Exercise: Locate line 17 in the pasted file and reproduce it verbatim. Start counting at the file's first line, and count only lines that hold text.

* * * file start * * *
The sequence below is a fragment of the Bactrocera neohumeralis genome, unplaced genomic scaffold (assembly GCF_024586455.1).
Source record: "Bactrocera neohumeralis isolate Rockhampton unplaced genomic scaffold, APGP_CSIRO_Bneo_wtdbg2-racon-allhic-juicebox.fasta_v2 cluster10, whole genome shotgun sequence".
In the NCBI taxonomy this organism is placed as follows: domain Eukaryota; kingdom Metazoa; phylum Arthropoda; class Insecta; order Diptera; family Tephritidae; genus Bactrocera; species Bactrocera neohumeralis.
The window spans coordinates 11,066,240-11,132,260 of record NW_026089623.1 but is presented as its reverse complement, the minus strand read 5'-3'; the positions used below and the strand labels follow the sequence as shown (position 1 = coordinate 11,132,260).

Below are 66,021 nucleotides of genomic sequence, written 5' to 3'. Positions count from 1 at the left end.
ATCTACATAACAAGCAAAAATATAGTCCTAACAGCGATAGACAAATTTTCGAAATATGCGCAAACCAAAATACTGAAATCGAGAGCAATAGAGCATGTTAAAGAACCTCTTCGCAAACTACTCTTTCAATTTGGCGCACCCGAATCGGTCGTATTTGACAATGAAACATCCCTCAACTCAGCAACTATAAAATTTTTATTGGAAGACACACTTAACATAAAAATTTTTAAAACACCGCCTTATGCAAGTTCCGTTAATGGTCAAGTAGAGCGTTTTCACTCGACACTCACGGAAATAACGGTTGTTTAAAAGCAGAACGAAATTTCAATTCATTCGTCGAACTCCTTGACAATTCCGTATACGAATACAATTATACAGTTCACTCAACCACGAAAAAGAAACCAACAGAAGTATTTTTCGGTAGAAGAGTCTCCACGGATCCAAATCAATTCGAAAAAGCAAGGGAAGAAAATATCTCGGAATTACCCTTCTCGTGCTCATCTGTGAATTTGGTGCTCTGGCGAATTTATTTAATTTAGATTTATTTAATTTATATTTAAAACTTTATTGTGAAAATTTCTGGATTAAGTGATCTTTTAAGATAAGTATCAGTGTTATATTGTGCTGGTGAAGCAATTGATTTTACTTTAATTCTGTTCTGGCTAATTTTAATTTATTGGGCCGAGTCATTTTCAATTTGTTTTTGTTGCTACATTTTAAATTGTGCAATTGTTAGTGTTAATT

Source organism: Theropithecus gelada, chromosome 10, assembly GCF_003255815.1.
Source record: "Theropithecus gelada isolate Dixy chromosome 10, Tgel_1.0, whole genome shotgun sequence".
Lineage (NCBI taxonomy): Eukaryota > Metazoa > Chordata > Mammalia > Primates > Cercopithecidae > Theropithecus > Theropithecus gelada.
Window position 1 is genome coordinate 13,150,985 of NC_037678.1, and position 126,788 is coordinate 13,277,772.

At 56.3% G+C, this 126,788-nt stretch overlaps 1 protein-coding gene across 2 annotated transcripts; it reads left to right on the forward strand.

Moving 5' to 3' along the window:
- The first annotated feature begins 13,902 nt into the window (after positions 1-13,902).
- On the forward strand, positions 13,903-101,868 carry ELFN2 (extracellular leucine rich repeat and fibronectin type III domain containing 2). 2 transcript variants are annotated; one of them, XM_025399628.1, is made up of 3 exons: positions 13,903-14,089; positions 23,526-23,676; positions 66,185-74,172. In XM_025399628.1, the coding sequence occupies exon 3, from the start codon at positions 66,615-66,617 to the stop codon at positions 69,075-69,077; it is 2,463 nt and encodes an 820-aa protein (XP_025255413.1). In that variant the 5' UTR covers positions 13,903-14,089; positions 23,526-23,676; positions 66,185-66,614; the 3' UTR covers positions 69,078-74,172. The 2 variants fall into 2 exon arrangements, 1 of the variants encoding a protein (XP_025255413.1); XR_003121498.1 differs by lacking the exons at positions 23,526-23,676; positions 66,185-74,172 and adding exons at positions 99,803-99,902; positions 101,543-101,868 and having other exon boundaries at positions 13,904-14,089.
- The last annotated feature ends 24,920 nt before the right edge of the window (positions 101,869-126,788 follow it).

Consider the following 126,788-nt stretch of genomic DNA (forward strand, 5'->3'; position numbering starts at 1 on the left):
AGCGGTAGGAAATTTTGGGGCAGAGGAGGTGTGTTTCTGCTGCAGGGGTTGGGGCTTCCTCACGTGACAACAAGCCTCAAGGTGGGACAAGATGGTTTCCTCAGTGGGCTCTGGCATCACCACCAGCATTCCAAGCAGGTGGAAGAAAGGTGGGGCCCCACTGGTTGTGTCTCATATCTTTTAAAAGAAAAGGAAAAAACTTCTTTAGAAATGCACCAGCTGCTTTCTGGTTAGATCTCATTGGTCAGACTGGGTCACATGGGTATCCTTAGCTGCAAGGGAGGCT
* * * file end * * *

AGCGGTAGGAAATTTTGGGGCAGAGGAGGTGTGTTTCTGCTGCAGGGGTTGGGGCTTCCTCACGTGACAACAAGCCTCAAGGTGGGACAAGATGGTTTCCTCAGTGGGCTCTGGCATCACCACCAGCATTCCAAGCAGGTGGAAGAAAGGTGGGGCCCCACTGGTTGTGTCTCATATCTTTTAAAAGAAAAGGAAAAAACTTCTTTAGAAATGCACCAGCTGCTTTCTGGTTAGATCTCATTGGTCAGACTGGGTCACATGGGTATCCTTAGCTGCAAGGGAGGCT